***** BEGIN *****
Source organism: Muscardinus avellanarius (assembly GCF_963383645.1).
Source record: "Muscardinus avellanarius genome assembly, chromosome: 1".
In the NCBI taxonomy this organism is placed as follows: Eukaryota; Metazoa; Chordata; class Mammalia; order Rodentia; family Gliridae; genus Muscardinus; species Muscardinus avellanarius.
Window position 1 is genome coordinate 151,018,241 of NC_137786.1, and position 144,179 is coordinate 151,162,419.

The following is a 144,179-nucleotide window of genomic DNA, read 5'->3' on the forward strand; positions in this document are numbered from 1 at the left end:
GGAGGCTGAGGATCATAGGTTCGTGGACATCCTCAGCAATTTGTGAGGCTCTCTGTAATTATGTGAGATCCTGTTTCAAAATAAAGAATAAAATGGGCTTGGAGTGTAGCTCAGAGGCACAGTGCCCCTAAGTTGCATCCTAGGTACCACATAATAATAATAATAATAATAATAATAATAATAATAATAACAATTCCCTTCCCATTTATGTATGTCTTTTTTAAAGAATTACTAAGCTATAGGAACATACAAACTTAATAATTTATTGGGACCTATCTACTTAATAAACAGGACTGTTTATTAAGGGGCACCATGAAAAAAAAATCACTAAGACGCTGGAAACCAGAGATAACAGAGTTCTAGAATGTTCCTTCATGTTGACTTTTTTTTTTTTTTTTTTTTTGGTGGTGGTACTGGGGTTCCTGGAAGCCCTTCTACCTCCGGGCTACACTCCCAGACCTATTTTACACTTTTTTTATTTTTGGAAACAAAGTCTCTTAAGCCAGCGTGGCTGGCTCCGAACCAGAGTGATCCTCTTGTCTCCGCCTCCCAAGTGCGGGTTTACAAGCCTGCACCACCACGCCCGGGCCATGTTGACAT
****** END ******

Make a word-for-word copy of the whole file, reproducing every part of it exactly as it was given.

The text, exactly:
Source organism: Muscardinus avellanarius (assembly GCF_963383645.1).
Source record: "Muscardinus avellanarius genome assembly, chromosome: 1".
In the NCBI taxonomy this organism is placed as follows: Eukaryota; Metazoa; Chordata; class Mammalia; order Rodentia; family Gliridae; genus Muscardinus; species Muscardinus avellanarius.
Window position 1 is genome coordinate 151,018,241 of NC_137786.1, and position 144,179 is coordinate 151,162,419.

The following is a 144,179-nucleotide window of genomic DNA, read 5'->3' on the forward strand; positions in this document are numbered from 1 at the left end:
GGAGGCTGAGGATCATAGGTTCGTGGACATCCTCAGCAATTTGTGAGGCTCTCTGTAATTATGTGAGATCCTGTTTCAAAATAAAGAATAAAATGGGCTTGGAGTGTAGCTCAGAGGCACAGTGCCCCTAAGTTGCATCCTAGGTACCACATAATAATAATAATAATAATAATAATAATAATAATAATAACAATTCCCTTCCCATTTATGTATGTCTTTTTTAAAGAATTACTAAGCTATAGGAACATACAAACTTAATAATTTATTGGGACCTATCTACTTAATAAACAGGACTGTTTATTAAGGGGCACCATGAAAAAAAAATCACTAAGACGCTGGAAACCAGAGATAACAGAGTTCTAGAATGTTCCTTCATGTTGACTTTTTTTTTTTTTTTTTTTTTGGTGGTGGTACTGGGGTTCCTGGAAGCCCTTCTACCTCCGGGCTACACTCCCAGACCTATTTTACACTTTTTTTATTTTTGGAAACAAAGTCTCTTAAGCCAGCGTGGCTGGCTCCGAACCAGAGTGATCCTCTTGTCTCCGCCTCCCAAGTGCGGGTTTACAAGCCTGCACCACCACGCCCGGGCCATGTTGACAT